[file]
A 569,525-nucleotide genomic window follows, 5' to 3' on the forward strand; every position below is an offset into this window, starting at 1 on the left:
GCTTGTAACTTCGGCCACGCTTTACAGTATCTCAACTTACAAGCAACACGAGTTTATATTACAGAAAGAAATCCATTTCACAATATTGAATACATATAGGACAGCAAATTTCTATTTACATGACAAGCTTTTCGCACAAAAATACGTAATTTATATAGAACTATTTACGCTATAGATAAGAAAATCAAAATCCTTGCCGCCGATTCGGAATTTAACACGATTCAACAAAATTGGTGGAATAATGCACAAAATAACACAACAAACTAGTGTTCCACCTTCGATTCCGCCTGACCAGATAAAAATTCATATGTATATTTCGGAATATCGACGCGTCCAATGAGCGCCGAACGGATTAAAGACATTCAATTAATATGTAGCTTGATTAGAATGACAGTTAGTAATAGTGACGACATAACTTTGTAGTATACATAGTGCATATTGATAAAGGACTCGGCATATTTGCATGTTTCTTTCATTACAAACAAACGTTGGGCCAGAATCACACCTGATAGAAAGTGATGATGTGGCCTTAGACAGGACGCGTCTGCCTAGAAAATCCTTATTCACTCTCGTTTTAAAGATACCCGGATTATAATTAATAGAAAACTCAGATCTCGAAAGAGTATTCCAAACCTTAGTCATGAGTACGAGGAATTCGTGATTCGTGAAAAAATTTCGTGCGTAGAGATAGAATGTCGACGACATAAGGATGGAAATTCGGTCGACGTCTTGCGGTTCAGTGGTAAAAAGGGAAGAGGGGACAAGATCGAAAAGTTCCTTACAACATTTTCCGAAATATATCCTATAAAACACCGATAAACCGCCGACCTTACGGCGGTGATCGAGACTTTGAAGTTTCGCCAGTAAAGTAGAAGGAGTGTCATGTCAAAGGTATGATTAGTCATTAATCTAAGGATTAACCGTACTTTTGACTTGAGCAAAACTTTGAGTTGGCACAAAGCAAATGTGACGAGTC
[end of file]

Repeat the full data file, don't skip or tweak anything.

A 569,525-nucleotide genomic window follows, 5' to 3' on the forward strand; every position below is an offset into this window, starting at 1 on the left:
GCTTGTAACTTCGGCCACGCTTTACAGTATCTCAACTTACAAGCAACACGAGTTTATATTACAGAAAGAAATCCATTTCACAATATTGAATACATATAGGACAGCAAATTTCTATTTACATGACAAGCTTTTCGCACAAAAATACGTAATTTATATAGAACTATTTACGCTATAGATAAGAAAATCAAAATCCTTGCCGCCGATTCGGAATTTAACACGATTCAACAAAATTGGTGGAATAATGCACAAAATAACACAACAAACTAGTGTTCCACCTTCGATTCCGCCTGACCAGATAAAAATTCATATGTATATTTCGGAATATCGACGCGTCCAATGAGCGCCGAACGGATTAAAGACATTCAATTAATATGTAGCTTGATTAGAATGACAGTTAGTAATAGTGACGACATAACTTTGTAGTATACATAGTGCATATTGATAAAGGACTCGGCATATTTGCATGTTTCTTTCATTACAAACAAACGTTGGGCCAGAATCACACCTGATAGAAAGTGATGATGTGGCCTTAGACAGGACGCGTCTGCCTAGAAAATCCTTATTCACTCTCGTTTTAAAGATACCCGGATTATAATTAATAGAAAACTCAGATCTCGAAAGAGTATTCCAAACCTTAGTCATGAGTACGAGGAATTCGTGATTCGTGAAAAAATTTCGTGCGTAGAGATAGAATGTCGACGACATAAGGATGGAAATTCGGTCGACGTCTTGCGGTTCAGTGGTAAAAAGGGAAGAGGGGACAAGATCGAAAAGTTCCTTACAACATTTTCCGAAATATATCCTATAAAACACCGATAAACCGCCGACCTTACGGCGGTGATCGAGACTTTGAAGTTTCGCCAGTAAAGTAGAAGGAGTGTCATGTCAAAGGTATGATTAGTCATTAATCTAAGGATTAACCGTACTTTTGACTTGAGCAAAACTTTGAGTTGGCACAAAGCAAATGTGACGAGTC